10 Lenox and its Scenery
11 Lenox as a Jungle for Literary Lions
Sure enough, chapter 11 of Taghconic contains most of Maherbal's letter dated November 29, 1851 and published in the Vermont Journal on December 12, 1851. The following passage from Taghconic is nearly verbatim from the Journal, but with some interesting changes. For example, where the book version critiques Hawthorne's "unsympathising, morbid spirit," the original letter from "Maherbal" called it "a sort of dreamy, unsympathizing spirit." From Taghconic, chapter 11, by "Mr. Buckham, of Lenox":
Mr. Hawthorne, even for a man of letters, leads a remarkably secluded life. He has a few literary friends with whom he cherishes an intimacy congenial to a mind of such cultivation and sensibility, and a friendship which does honor to his heart, but he shows no disposition to mingle largely in society. This aversion to social intercourse has been remarkable in him during his literary career, and even far back into his youth, if we may credit the accounts of his acquaintances. Not only in his private life, but all through his writings, there seems to breathe an unsympathising, morbid spirit, — a spirit that seems to take a satisfaction in keeping itself aloof from those who are guilty of the foibles which it takes a still greater satisfaction in contemplating. This spirit he could never have inherited from his ancestors, else those progenitors of his, who for so many generations " followed the sea," were a strange set of tars! Perhaps all his better sympathies were chilled in those speculations with his dreamy brethren of the Brook Farm Community; perhaps he and Emerson, enraptured with the mystic perfection of their own fantasies, abjured all communion with this our gross humanity; he certainly could not have had his feelings frozen into hate by contact with the genial and sympathizing intellect of Ellery Channing, or at the warm hearth-stone of Longfellow.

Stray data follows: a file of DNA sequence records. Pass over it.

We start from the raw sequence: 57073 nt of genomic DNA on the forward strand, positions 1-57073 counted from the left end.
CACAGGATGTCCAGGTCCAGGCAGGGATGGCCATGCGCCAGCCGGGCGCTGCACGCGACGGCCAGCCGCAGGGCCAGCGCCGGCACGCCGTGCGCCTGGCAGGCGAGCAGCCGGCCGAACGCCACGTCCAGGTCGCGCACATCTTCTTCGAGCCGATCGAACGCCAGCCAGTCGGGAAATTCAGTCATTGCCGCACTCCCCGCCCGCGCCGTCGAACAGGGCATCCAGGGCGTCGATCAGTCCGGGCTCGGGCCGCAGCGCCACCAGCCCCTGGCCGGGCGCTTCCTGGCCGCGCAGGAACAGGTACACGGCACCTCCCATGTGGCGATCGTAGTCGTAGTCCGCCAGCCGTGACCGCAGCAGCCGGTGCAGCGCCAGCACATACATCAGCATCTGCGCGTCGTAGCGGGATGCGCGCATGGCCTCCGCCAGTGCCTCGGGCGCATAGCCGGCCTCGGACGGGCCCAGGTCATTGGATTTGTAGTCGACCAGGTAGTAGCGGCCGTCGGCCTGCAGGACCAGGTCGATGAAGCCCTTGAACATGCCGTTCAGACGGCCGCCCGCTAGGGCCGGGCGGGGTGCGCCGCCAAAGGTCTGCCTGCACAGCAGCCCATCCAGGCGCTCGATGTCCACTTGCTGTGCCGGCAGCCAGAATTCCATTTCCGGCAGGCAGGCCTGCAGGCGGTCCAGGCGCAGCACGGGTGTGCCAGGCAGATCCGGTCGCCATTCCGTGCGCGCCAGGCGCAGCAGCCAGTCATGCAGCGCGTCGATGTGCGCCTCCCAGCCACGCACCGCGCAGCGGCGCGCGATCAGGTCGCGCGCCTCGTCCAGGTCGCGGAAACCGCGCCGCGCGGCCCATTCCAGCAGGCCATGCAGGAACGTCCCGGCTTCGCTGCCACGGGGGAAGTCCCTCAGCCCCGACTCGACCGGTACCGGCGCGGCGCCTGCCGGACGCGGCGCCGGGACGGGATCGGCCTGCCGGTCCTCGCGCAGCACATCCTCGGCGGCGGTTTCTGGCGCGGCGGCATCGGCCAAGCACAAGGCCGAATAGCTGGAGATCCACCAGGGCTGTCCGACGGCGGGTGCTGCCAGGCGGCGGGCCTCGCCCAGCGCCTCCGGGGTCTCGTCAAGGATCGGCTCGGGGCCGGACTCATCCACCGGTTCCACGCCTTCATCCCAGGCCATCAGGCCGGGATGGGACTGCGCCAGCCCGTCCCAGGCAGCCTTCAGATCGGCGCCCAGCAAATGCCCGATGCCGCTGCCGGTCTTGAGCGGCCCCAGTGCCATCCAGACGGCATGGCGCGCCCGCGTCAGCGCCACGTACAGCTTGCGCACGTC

From the letter of "Maherbal" dated November 29, 1851 on "Nathaniel Hawthorne," published in the Vermont Journal on December 12, 1851: